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Chuck Hinman: IJMA 158, Putting up Hay in Olden Days

It's Just Me Again No. 158, Putting up hay in the Olden Days jirst appear 29 May 2008

The next earlier Chuck Hinman column: Chuck Hinman - IJMA 100-B: Aging Gracefully

By Chuck Hinman

It's June 1933 (seventy-five years ago) and this memory story is about putting up the first crop this year of alfalfa. If the weather cooperates there should be three more crops this year. Over winter the alfalfa field goes dormant before next year's crop harvest.



This will be the first crop of hay put up in our new hay barn. Somewhere around here there is a picture of the barn with white Z's on all the barn doors. The barn is barn red. The old buff colored Blue Springs Lumber Yard located on the south side of main street between Homer Knight's machine shop and the Blue River was bought and torn down by my Dad, Arley Hinman. It was re-constructed as a hip-roof hay barn on our farm between Liberty and Wymore. George Moore, carpenter of Liberty, Nebraska, did most of the work. I would estimate the mow alone to be thirty foot square and thirty foot high; obviously it held a lot of hay.

And of course when it was finished, the Hinmans had an old fashion barn dance in the haymow of their new barn. Everyone including mothers with new born babes got in the haymow the same way - they shinnied up the hay ladder constructed on the west side of the barn. I've scaled that ladder hundreds of times with a pitch fork to throw alfalfa down the hay chute to feed the cows and horses who were gathered in stanchions and stalls on the ground floor munching away on good ol' alfalfa hay.

The barn featured a steel track that traversed the length of the mow ceiling. With the mow door down, grapple forks of alfalfa were slowly elevated via a pulley system up the side of the barn and onto the steel track on the ceiling, and with a trip rope, the hay could be dropped anywhere along that track until the mow was full. What a barn and what a haymow! They don't store hay in mows with the advent of balers that roll hay in massive round bales that are wrapped and stored outside. A tractor with a big iron spike on the front carries these huge bales to the feed lot as needed making hay barns obsolete. But not so in 1933!

So sit back and enjoy how hay was put up in the olden days. We will talk about mowing alfalfa, raking it into rows, loading the hay on a hayrack, taking that hay to the barn and putting it in the haymow. Never will you hear the sound of a tractor. This is pre-tractor days. All machinery is horse drawn. It's a nice clear day with no rain forecast for several days. We don't want rain when we are putting up hay. Dad is mowing the 15-acre alfalfa field with a seven foot sickle blade mower pulled by Fanny and Major. It will take all day. Sometimes Dad took the sickle blade to Barneston to have it sharpened by a blacksmith north of Wolken's grocery store. Or sometimes he used a foot powered concrete wheel and sharpened the blade at home.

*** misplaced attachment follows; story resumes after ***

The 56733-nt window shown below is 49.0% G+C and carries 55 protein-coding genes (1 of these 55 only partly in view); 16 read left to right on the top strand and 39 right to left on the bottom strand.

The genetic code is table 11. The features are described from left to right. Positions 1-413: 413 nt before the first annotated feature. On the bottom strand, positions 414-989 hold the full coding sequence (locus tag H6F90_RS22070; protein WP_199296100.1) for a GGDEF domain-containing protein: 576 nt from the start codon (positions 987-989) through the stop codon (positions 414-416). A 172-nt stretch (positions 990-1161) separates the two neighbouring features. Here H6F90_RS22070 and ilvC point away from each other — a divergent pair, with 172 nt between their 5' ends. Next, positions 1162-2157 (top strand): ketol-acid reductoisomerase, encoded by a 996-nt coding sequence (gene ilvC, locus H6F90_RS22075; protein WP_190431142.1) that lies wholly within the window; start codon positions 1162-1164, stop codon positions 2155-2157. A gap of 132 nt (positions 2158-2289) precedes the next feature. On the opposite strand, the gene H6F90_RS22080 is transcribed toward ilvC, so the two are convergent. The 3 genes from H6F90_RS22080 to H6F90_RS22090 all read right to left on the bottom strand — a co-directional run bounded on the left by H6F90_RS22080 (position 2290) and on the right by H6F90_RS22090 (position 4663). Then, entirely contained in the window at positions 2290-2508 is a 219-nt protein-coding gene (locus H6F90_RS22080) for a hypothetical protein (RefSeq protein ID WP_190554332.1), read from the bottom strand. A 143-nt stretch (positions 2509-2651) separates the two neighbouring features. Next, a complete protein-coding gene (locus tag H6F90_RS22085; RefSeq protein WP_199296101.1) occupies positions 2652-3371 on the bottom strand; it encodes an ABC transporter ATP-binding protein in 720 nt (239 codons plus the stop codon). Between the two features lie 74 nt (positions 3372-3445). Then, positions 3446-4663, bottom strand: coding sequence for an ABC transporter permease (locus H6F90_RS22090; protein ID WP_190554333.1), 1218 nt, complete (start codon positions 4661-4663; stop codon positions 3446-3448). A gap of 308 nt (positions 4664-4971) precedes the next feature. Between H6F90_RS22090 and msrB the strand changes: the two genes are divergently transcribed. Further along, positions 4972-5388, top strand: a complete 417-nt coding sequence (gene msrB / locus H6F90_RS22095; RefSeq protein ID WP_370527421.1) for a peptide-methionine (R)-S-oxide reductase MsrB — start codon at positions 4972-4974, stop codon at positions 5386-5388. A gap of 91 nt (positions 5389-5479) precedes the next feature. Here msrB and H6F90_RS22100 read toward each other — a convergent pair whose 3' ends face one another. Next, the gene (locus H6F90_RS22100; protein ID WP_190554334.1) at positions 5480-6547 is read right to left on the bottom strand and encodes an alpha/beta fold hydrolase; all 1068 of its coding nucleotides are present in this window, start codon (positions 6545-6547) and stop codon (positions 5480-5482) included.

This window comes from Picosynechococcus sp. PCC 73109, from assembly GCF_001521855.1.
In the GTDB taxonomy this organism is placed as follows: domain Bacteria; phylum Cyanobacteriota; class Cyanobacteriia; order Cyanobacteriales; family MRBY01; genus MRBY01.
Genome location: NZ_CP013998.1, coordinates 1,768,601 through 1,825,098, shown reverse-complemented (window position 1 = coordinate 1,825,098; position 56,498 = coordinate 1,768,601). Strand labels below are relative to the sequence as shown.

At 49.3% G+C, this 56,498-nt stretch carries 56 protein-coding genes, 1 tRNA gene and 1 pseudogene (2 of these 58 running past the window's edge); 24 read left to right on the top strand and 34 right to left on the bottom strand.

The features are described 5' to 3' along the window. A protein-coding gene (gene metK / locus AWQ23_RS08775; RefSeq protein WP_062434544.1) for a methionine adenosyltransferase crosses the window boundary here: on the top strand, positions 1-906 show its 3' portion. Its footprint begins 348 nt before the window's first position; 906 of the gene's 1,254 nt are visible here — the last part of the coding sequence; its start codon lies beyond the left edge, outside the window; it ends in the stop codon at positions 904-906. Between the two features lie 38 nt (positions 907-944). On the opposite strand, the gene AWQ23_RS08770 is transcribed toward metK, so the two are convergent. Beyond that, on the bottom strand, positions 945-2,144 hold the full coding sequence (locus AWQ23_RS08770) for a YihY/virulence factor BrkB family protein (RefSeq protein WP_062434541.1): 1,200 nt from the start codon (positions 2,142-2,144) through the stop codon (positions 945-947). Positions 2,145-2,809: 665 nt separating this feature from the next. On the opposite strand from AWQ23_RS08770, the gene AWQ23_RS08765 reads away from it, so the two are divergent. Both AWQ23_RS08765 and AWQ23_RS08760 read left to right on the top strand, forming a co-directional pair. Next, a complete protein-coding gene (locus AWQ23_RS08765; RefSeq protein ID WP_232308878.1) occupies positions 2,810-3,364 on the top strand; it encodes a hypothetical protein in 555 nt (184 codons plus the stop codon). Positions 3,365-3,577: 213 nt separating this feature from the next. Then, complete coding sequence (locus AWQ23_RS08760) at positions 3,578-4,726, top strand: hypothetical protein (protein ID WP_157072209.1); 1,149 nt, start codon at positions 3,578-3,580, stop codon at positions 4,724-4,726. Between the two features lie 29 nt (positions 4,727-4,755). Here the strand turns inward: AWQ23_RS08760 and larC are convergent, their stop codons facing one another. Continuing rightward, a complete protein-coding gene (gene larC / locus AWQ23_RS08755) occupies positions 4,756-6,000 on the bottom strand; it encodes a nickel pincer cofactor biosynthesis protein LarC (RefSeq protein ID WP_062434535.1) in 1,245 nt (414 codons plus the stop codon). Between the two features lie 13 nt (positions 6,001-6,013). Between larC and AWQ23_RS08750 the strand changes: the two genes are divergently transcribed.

As soon as the hay was mowed, it was ready to be raked in rows so that you could drive a hay rack pulling a mechanical hay loader up those rows. When the rack was full (and running over) you disconnected the hay loader and took the hay to the barn to be put it in the mow. This was quite an operation - 1933 style high tech. Let me see if I can describe it.

The work is to get the hay from off that hay rack up the side of the barn and into the haymow. The engineering involved makes extensive use of pulleys and ropes. At the beginning of the haying season the huge mow door is slowly let down with pulleys and rope.

Now the team of horses is taken off the hay rack and is going to be used to pull big grapple fork full of hay on a pulley up to the top of the barn and down the 30 foot track before the trip rope drops the hay on top the growing mountain of hay inside the mow. The horses are driven back and the process is repeated (ten or twelve times) until the rack is emptied.

Then you hook the team up to the rack and go back to the field for another load until this crop is in the barn. When the fourth and last crop is in the barn, a happy event is seeing Fannie and Major making the umpteenth trip, slowly pulling the mow door up and shut -- signaling the end of the haying season for 1933.

What I have just described represents a lot of sweaty, dusty work with itchy hay down the neck of your shirt. But that's not the end of the story. Our city cousins would tell you their fondest childhood memories are the Sunday afternoons in haying season when Uncle Arley would spend his day off hooking up Fannie and Major to the pulley system and instead of pulling hay up into the haymow, would be pulling a rope swing with screaming kids up in the mow where they jumped out in the mountains of hay, climbed down the ladder and waited their turn in line for the next trip! Where else could kids have that much fun except on a Nebraska farm in 1933.

Written by Chuck Hinman, 29 May 2008


This story was posted on 2012-08-05 08:47:52
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